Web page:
After the album’s ebullient first half, the mood gets more serious, if no less entertaining. “Resort” is more subdued in its beginning, but still well-crafted enough to hold listeners’ attention, before the music regains its sense of energetic fun towards the end of the track. “Artic” turns the calmer atmosphere even more ascetic, but if you thought composers can’t create interesting semi-ambient tracks with the Game Boy’s limited timbres, this track will force you to reconsider that position. Starting out only with droning chords and some creatively manipulated sound effects that double as offbeat rhythms, “Arctic” is led by a melody that is only a wistful, lonely synth line on top of static, sometimes abrasive chiptune chords. The cue’s development takes place in immensely satisfying, subtle fashion, as the rigid background chords slowly evolve into an optimistic melody line and the music gradually shakes off its inertia, striding forward towards the game’s finale. Hints of claustrophobia sneak into “Volcano” and “Pterodactyl” when their rhythms grow heavier and the percussion synths launch attacks on the remaining melodic elements, which continue unabated against the beefy percussion. The earlier cues’ carefree mood is gone, but the music remains just as gripping now that it’s turned more intense.
All this leads into “Mansion”, and this is where Kale in Dinoland will divide listeners. Running at more than five minutes, “Mansion” feels more like Cinemascope Post-Rock rather than like Game Boy tunes — this is what Mogwai might produce if they discovered chiptune music. Most of “Mansion” is a swirling vortex of retro sound effects, intersecting and interrupting each other, a frenzy of clashing and beeping sounds that often emulate grating guitar feedback. But it’s no headless sound and fury, as the background discords, led by some forsaken piano chords, morph into a pulsating mass of jittery, bright noises. Slowly building momentum, the track collapses and starts to rebuild. Shining, hopeful chiptune chords emerge and begin to take over the music, leading the album towards its crescendoing, towering conclusion, hand in hand with uplifting piano and glockenspiel notes, while weathering an assault of crashing waves of guitar noise. It’s an exhausting listen that shows Kale in Dinoland at its most experimental, but it is a jarring change of pace from what has come before. The discordance is at least somewhat smoothed over by the fact that the furious battle of elements on “Mansion” already reared its head on “Volcano” and “Pterodactyl” and is now being amplified on “Mansion”. Opinions on this track will differ, but there’s no denying that “Mansion” is a stunning conclusion to the album and as artfully executed as the rest of the soundtrack.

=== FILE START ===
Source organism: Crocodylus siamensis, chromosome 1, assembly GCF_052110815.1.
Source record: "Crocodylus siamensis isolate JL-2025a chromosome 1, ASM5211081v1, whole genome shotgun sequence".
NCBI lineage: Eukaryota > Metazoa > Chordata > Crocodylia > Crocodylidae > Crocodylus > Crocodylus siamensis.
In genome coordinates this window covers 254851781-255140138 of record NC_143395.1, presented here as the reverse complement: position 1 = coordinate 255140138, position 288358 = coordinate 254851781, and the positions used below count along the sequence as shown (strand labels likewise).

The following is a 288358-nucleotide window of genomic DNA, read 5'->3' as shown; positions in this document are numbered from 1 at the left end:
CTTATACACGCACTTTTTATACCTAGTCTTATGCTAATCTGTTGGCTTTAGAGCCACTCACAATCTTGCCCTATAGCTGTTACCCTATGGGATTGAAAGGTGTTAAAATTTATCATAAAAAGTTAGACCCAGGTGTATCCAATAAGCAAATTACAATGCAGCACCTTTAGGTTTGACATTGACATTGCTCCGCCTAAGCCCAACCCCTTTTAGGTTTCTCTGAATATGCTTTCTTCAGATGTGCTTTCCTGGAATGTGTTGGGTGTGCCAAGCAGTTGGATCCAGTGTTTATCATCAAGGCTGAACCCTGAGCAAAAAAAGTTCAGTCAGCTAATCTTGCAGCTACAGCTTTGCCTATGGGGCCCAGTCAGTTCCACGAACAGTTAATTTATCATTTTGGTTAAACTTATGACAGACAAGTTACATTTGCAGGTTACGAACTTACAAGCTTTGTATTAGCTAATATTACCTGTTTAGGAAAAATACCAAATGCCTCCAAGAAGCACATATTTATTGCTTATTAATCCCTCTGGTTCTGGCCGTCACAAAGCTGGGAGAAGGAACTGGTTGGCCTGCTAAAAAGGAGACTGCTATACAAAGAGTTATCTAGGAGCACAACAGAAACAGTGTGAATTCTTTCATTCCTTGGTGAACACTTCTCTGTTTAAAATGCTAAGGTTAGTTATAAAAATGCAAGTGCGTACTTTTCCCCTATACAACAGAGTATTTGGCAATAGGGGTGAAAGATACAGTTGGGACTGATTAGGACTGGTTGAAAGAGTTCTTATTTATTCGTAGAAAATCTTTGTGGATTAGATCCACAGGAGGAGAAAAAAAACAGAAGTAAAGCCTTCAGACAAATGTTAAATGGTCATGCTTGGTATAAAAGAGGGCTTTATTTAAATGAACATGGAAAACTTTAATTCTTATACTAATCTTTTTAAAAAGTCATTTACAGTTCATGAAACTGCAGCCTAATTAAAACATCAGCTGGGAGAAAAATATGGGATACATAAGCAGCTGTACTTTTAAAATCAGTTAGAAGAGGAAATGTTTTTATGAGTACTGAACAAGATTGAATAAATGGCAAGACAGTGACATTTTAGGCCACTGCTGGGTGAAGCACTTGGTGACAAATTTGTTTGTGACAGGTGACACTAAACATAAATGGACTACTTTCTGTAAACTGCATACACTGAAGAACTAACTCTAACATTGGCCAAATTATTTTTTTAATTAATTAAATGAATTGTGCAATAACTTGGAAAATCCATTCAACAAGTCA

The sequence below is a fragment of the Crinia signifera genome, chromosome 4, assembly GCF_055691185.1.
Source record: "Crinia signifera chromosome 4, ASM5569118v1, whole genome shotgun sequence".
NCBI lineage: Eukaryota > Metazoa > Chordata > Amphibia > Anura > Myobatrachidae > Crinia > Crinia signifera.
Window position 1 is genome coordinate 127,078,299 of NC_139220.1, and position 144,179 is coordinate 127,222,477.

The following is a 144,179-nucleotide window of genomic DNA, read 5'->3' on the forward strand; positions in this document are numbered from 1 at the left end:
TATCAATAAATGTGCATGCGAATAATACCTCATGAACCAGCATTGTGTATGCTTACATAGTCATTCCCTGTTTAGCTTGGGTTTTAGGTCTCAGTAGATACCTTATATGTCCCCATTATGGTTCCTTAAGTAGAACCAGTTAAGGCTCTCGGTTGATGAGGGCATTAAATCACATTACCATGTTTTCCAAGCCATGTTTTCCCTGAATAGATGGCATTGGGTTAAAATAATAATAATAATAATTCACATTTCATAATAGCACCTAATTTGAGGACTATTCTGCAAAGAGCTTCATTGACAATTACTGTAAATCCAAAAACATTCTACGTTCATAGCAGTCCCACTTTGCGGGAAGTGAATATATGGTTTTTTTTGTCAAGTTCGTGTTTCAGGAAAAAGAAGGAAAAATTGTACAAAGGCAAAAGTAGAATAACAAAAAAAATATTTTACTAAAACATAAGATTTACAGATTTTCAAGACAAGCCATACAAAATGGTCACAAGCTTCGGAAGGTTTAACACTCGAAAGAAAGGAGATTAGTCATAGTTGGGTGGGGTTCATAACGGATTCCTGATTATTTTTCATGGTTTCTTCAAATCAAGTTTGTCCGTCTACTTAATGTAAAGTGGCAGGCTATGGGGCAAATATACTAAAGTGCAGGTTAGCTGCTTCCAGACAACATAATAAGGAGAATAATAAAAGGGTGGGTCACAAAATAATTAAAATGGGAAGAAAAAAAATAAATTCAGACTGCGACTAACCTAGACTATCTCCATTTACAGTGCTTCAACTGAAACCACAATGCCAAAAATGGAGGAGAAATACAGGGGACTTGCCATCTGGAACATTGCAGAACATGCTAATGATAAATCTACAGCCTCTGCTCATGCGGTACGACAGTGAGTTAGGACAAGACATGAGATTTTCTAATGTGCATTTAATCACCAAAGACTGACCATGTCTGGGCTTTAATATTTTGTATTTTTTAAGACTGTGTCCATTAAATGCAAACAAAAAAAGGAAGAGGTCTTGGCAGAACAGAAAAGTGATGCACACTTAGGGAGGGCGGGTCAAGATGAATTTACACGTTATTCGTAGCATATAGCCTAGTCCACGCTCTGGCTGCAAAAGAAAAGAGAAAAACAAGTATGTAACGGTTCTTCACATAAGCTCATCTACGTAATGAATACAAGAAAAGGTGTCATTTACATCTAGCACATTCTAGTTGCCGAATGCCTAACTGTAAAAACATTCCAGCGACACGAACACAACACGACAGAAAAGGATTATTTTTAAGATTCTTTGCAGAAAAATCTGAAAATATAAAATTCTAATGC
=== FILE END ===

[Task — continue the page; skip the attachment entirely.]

Game Boy chiptune music doesn’t come much denser or more ambitious than Kale in Dinoland. Each track is packed with competing melodies and shifting rhythms, layered in ever new constellations, and there’s hardly a moment when the music isn’t busily pushing forward. That the music rarely ever loses its sense of fun and always flows naturally from one peak to the next amongst this onslaught of textures speaks volumes about Hao’s skills. As sweeping as each compositions’ layers and structures is the soundtrack’s arc as a whole, going from the light-hearted “Test” to the semi-ambient “Arctic” to the daring melody vs. noise showdown of “Mansion”. Kale in Dinoland is a wellspring of memorable melody hooks and enthralling polyrhythms, all packaged in the warmly welcoming vintage sounds of the Game Boy’s sound libraries. At the price of zero dollars, you owe it to yourself to give Kale in Dinoland a listen.
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Posted on August 1, 2012 by Simon Elchlepp. Last modified on August 1, 2012.